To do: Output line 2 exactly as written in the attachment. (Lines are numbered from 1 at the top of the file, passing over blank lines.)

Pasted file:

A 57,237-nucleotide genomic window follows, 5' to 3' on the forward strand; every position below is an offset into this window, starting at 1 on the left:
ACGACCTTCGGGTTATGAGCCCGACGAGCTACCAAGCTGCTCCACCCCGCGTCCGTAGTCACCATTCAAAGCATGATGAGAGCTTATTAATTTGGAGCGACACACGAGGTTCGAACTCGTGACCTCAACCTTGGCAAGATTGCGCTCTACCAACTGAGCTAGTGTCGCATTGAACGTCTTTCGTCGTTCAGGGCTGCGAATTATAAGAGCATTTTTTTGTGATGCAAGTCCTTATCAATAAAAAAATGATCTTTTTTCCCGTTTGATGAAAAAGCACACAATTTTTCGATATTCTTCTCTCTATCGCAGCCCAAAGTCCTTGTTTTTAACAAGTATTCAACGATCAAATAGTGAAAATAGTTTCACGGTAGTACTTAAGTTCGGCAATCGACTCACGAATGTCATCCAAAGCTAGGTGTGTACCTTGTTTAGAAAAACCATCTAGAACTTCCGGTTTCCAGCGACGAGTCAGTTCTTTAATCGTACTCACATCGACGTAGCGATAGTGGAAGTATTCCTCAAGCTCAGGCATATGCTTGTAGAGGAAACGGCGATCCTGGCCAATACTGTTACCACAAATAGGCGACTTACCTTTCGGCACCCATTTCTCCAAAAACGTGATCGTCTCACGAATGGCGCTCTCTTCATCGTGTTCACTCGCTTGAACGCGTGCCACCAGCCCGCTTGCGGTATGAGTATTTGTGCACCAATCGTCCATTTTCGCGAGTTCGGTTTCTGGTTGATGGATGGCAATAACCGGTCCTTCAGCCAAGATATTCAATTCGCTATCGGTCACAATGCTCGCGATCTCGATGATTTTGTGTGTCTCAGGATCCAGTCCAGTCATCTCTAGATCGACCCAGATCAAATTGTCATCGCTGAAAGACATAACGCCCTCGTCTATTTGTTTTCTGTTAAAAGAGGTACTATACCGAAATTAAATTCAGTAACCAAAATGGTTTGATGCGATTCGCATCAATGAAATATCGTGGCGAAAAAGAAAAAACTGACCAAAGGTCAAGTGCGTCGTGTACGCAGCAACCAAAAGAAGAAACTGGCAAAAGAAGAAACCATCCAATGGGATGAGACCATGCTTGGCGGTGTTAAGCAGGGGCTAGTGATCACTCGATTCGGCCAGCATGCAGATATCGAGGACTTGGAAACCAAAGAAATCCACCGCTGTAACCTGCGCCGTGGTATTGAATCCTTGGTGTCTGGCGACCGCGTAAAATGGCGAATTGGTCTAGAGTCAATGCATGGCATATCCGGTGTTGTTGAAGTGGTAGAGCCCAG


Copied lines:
ACGACCTTCGGGTTATGAGCCCGACGAGCTACCAAGCTGCTCCACCCCGCGTCCGTAGTCACCATTCAAAGCATGATGAGAGCTTATTAATTTGGAGCGACACACGAGGTTCGAACTCGTGACCTCAACCTTGGCAAGATTGCGCTCTACCAACTGAGCTAGTGTCGCATTGAACGTCTTTCGTCGTTCAGGGCTGCGAATTATAAGAGCATTTTTTTGTGATGCAAGTCCTTATCAATAAAAAAATGATCTTTTTTCCCGTTTGATGAAAAAGCACACAATTTTTCGATATTCTTCTCTCTATCGCAGCCCAAAGTCCTTGTTTTTAACAAGTATTCAACGATCAAATAGTGAAAATAGTTTCACGGTAGTACTTAAGTTCGGCAATCGACTCACGAATGTCATCCAAAGCTAGGTGTGTACCTTGTTTAGAAAAACCATCTAGAACTTCCGGTTTCCAGCGACGAGTCAGTTCTTTAATCGTACTCACATCGACGTAGCGATAGTGGAAGTATTCCTCAAGCTCAGGCATATGCTTGTAGAGGAAACGGCGATCCTGGCCAATACTGTTACCACAAATAGGCGACTTACCTTTCGGCACCCATTTCTCCAAAAACGTGATCGTCTCACGAATGGCGCTCTCTTCATCGTGTTCACTCGCTTGAACGCGTGCCACCAGCCCGCTTGCGGTATGAGTATTTGTGCACCAATCGTCCATTTTCGCGAGTTCGGTTTCTGGTTGATGGATGGCAATAACCGGTCCTTCAGCCAAGATATTCAATTCGCTATCGGTCACAATGCTCGCGATCTCGATGATTTTGTGTGTCTCAGGATCCAGTCCAGTCATCTCTAGATCGACCCAGATCAAATTGTCATCGCTGAAAGACATAACGCCCTCGTCTATTTGTTTTCTGTTAAAAGAGGTACTATACCGAAATTAAATTCAGTAACCAAAATGGTTTGATGCGATTCGCATCAATGAAATATCGTGGCGAAAAAGAAAAAACTGACCAAAGGTCAAGTGCGTCGTGTACGCAGCAACCAAAAGAAGAAACTGGCAAAAGAAGAAACCATCCAATGGGATGAGACCATGCTTGGCGGTGTTAAGCAGGGGCTAGTGATCACTCGATTCGGCCAGCATGCAGATATCGAGGACTTGGAAACCAAAGAAATCCACCGCTGTAACCTGCGCCGTGGTATTGAATCCTTGGTGTCTGGCGACCGCGTAAAATGGCGAATTGGTCTAGAGTCAATGCATGGCATATCCGGTGTTGTTGAAGTGGTAGAGCCCAG